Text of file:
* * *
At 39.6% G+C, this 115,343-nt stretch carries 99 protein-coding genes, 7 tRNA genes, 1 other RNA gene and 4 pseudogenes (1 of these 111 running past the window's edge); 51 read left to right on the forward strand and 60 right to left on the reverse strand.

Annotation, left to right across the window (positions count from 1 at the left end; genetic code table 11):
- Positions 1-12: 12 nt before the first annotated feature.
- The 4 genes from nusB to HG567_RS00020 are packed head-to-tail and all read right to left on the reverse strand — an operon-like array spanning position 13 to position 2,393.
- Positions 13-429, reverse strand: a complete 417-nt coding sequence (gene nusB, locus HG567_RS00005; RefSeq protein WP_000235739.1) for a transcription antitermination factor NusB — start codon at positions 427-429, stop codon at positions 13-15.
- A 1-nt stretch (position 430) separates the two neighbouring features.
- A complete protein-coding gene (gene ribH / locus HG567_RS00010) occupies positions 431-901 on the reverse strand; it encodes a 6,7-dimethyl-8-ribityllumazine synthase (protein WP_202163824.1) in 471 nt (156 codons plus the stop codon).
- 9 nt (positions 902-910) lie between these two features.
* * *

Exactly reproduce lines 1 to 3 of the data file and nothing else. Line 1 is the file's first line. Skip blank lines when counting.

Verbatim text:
At 39.6% G+C, this 115,343-nt stretch carries 99 protein-coding genes, 7 tRNA genes, 1 other RNA gene and 4 pseudogenes (1 of these 111 running past the window's edge); 51 read left to right on the forward strand and 60 right to left on the reverse strand.

Annotation, left to right across the window (positions count from 1 at the left end; genetic code table 11):
- Positions 1-12: 12 nt before the first annotated feature.